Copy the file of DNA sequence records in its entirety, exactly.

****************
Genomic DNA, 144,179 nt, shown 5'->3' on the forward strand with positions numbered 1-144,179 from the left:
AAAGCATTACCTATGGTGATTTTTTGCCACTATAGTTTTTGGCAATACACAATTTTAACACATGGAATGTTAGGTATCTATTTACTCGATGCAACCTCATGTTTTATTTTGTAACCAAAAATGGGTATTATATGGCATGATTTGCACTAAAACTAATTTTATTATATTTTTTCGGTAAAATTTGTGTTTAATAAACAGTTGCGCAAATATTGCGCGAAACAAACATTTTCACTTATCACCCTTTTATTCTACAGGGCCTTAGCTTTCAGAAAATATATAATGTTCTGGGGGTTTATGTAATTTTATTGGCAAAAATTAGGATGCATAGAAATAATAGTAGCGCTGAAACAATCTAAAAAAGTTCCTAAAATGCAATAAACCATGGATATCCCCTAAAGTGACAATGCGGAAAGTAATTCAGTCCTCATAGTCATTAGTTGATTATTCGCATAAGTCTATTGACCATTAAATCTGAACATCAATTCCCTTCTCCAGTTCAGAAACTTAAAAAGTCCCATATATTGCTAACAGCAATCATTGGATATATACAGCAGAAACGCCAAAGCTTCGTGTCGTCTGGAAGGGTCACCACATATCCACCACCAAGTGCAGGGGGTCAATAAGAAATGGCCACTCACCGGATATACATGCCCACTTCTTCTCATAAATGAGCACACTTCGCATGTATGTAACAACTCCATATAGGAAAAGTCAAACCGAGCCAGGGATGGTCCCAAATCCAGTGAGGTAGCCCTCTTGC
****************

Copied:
Genomic DNA, 144,179 nt, shown 5'->3' on the forward strand with positions numbered 1-144,179 from the left:
AAAGCATTACCTATGGTGATTTTTTGCCACTATAGTTTTTGGCAATACACAATTTTAACACATGGAATGTTAGGTATCTATTTACTCGATGCAACCTCATGTTTTATTTTGTAACCAAAAATGGGTATTATATGGCATGATTTGCACTAAAACTAATTTTATTATATTTTTTCGGTAAAATTTGTGTTTAATAAACAGTTGCGCAAATATTGCGCGAAACAAACATTTTCACTTATCACCCTTTTATTCTACAGGGCCTTAGCTTTCAGAAAATATATAATGTTCTGGGGGTTTATGTAATTTTATTGGCAAAAATTAGGATGCATAGAAATAATAGTAGCGCTGAAACAATCTAAAAAAGTTCCTAAAATGCAATAAACCATGGATATCCCCTAAAGTGACAATGCGGAAAGTAATTCAGTCCTCATAGTCATTAGTTGATTATTCGCATAAGTCTATTGACCATTAAATCTGAACATCAATTCCCTTCTCCAGTTCAGAAACTTAAAAAGTCCCATATATTGCTAACAGCAATCATTGGATATATACAGCAGAAACGCCAAAGCTTCGTGTCGTCTGGAAGGGTCACCACATATCCACCACCAAGTGCAGGGGGTCAATAAGAAATGGCCACTCACCGGATATACATGCCCACTTCTTCTCATAAATGAGCACACTTCGCATGTATGTAACAACTCCATATAGGAAAAGTCAAACCGAGCCAGGGATGGTCCCAAATCCAGTGAGGTAGCCCTCTTGC